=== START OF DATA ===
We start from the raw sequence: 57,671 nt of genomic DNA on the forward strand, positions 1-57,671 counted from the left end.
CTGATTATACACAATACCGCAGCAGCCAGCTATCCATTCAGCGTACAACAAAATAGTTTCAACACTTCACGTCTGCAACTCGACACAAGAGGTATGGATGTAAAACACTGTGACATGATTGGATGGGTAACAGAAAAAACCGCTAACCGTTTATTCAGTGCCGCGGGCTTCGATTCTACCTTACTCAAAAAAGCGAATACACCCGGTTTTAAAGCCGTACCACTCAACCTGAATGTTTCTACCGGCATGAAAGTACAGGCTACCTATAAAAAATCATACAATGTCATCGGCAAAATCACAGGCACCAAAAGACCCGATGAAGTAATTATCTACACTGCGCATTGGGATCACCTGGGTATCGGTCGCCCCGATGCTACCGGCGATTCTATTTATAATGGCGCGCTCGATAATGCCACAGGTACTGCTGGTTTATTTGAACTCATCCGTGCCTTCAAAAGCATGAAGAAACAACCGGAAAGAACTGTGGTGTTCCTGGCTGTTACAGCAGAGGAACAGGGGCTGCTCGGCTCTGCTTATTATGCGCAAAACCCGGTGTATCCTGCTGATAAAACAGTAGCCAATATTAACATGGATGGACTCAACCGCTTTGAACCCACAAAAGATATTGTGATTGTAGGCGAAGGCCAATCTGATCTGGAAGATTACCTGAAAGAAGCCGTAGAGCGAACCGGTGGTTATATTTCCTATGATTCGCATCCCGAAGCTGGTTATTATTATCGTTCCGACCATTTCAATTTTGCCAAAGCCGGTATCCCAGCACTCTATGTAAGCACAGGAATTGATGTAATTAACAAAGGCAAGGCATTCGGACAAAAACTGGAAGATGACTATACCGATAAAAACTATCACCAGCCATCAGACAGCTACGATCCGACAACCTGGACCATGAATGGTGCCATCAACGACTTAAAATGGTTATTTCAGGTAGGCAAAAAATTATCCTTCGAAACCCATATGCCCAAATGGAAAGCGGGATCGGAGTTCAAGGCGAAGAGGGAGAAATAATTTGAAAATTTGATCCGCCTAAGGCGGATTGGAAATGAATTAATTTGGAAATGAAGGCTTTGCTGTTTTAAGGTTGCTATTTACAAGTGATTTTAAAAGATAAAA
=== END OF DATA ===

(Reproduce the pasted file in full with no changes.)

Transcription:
We start from the raw sequence: 57,671 nt of genomic DNA on the forward strand, positions 1-57,671 counted from the left end.
CTGATTATACACAATACCGCAGCAGCCAGCTATCCATTCAGCGTACAACAAAATAGTTTCAACACTTCACGTCTGCAACTCGACACAAGAGGTATGGATGTAAAACACTGTGACATGATTGGATGGGTAACAGAAAAAACCGCTAACCGTTTATTCAGTGCCGCGGGCTTCGATTCTACCTTACTCAAAAAAGCGAATACACCCGGTTTTAAAGCCGTACCACTCAACCTGAATGTTTCTACCGGCATGAAAGTACAGGCTACCTATAAAAAATCATACAATGTCATCGGCAAAATCACAGGCACCAAAAGACCCGATGAAGTAATTATCTACACTGCGCATTGGGATCACCTGGGTATCGGTCGCCCCGATGCTACCGGCGATTCTATTTATAATGGCGCGCTCGATAATGCCACAGGTACTGCTGGTTTATTTGAACTCATCCGTGCCTTCAAAAGCATGAAGAAACAACCGGAAAGAACTGTGGTGTTCCTGGCTGTTACAGCAGAGGAACAGGGGCTGCTCGGCTCTGCTTATTATGCGCAAAACCCGGTGTATCCTGCTGATAAAACAGTAGCCAATATTAACATGGATGGACTCAACCGCTTTGAACCCACAAAAGATATTGTGATTGTAGGCGAAGGCCAATCTGATCTGGAAGATTACCTGAAAGAAGCCGTAGAGCGAACCGGTGGTTATATTTCCTATGATTCGCATCCCGAAGCTGGTTATTATTATCGTTCCGACCATTTCAATTTTGCCAAAGCCGGTATCCCAGCACTCTATGTAAGCACAGGAATTGATGTAATTAACAAAGGCAAGGCATTCGGACAAAAACTGGAAGATGACTATACCGATAAAAACTATCACCAGCCATCAGACAGCTACGATCCGACAACCTGGACCATGAATGGTGCCATCAACGACTTAAAATGGTTATTTCAGGTAGGCAAAAAATTATCCTTCGAAACCCATATGCCCAAATGGAAAGCGGGATCGGAGTTCAAGGCGAAGAGGGAGAAATAATTTGAAAATTTGATCCGCCTAAGGCGGATTGGAAATGAATTAATTTGGAAATGAAGGCTTTGCTGTTTTAAGGTTGCTATTTACAAGTGATTTTAAAAGATAAAA